Glamuzina Paterson Architects have completed a modern residence in Mount Eden, Auckland, New Zealand. Entitled S House, the building separates the site into two gardens, not taking into account the conventional diagram of the front and back yard. Perfectly integrated in a green setting, the project offers good views from every room. According to the architects, “S House differs from the standard villa with a compact form and central circulation, with the elongated plan allowing for an extensive surface connection with the landscape.
The activities of the house take place across a singular spine corridor which expands and contracts spatially as the house mediates the site, creating the contradictory east native garden and the west exotic sculpted garden. The complementary gardens are connected by the children’s play area and bedrooms opening up to the two gardens”. The interiors of this large home- especially built for a family of five– inspire both elegance and opulence.Have a look!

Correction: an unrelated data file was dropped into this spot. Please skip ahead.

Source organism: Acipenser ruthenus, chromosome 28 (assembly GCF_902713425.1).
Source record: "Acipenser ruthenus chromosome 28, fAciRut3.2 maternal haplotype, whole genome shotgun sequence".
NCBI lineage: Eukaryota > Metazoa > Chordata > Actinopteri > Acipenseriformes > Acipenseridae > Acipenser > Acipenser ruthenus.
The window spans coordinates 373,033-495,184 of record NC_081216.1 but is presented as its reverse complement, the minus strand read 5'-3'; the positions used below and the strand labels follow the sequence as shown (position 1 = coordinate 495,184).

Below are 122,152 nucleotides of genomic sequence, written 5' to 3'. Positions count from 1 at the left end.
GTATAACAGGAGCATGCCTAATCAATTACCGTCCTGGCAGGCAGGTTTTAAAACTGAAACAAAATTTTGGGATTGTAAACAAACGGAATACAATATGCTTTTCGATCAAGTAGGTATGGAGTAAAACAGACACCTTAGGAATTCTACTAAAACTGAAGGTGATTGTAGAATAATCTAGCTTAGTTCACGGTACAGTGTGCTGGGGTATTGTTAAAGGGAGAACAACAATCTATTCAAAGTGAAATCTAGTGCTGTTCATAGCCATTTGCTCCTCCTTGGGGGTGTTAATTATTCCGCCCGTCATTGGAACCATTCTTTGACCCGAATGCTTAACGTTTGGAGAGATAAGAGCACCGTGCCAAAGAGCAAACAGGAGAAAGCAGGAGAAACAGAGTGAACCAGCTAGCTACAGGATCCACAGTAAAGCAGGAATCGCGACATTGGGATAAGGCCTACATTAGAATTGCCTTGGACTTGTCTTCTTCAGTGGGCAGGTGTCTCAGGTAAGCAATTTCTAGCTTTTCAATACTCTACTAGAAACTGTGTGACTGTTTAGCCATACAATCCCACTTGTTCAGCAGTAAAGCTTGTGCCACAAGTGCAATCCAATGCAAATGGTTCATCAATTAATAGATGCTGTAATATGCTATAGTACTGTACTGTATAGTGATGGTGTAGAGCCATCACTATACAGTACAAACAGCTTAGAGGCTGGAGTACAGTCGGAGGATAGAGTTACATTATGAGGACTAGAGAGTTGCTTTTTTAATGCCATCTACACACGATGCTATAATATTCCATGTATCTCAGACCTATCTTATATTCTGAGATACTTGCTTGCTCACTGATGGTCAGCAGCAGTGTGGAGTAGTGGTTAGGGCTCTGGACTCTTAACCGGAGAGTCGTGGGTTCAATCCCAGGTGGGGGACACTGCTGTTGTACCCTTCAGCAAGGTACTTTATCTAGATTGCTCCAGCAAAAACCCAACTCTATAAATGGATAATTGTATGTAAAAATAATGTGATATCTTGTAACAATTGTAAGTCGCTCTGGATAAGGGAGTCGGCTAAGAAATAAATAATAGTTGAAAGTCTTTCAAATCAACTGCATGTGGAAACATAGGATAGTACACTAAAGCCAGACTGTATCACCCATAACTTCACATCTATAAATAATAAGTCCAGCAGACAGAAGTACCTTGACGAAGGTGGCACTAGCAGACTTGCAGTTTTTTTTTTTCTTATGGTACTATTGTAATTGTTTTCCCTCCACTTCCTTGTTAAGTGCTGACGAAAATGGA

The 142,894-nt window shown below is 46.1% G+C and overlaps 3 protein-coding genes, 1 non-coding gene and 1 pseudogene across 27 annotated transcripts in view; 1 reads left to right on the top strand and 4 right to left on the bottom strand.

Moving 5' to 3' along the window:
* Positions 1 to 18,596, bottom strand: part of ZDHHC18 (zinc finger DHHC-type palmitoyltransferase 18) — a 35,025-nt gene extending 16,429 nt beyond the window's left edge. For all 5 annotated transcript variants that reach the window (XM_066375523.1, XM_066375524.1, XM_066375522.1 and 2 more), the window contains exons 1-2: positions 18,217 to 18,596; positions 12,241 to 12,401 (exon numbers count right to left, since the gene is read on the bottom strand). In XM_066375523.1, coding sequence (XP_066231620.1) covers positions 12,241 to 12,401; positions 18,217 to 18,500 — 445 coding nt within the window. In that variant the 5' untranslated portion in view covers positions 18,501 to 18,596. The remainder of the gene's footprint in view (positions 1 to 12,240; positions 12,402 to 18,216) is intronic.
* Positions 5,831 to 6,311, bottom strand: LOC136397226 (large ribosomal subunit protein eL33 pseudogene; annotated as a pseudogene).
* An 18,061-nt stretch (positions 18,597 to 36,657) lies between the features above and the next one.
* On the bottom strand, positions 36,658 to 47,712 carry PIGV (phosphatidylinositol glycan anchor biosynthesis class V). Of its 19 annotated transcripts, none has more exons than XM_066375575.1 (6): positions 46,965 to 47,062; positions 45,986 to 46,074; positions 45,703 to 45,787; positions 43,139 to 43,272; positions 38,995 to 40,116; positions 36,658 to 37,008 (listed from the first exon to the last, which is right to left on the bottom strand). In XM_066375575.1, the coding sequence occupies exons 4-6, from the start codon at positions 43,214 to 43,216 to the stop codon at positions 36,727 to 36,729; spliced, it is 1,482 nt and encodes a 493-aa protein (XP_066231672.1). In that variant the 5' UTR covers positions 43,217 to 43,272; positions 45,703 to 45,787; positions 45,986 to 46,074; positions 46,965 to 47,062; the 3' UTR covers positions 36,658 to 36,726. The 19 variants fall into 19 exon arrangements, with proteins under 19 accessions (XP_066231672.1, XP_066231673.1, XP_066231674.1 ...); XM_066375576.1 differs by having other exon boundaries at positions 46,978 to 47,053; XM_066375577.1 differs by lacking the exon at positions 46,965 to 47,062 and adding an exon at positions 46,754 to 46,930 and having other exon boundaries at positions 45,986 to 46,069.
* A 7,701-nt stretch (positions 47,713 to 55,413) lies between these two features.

An example of a huge success is Heneghan Peng Architects’ Giant’s Causeway Visitors’ Centre in Antrim, Northern Ireland. Using the large difference in level across the site, the architects created two folds in the landscape. Bold, but not conflicting with the rather bleak natural environment, these folds draw all the man-made areas together and create one fitting man-made break in the natural landscape. In the words of the architects themselves, There is no longer a building and a landscape, but building becomes landscape and the landscape itself remains spectacular and iconic
Value for money is not, and never was, the same as being cheap. Value for money means making the most of whatever budget is available. A good example of this is Hayes Primary School in London, by Hayhurst and Co. Having to contend with a tightly controlled 3 million local authority budget, they worked with the existing structure of the primary school to give it a much needed update. A striking polished stainless steel brise-soleil facade installed at the school’s entrance, gives the school’s many different buildings a sense of identity, while new classrooms have been created in a range of shapes and sizes, and are often flooded with natural light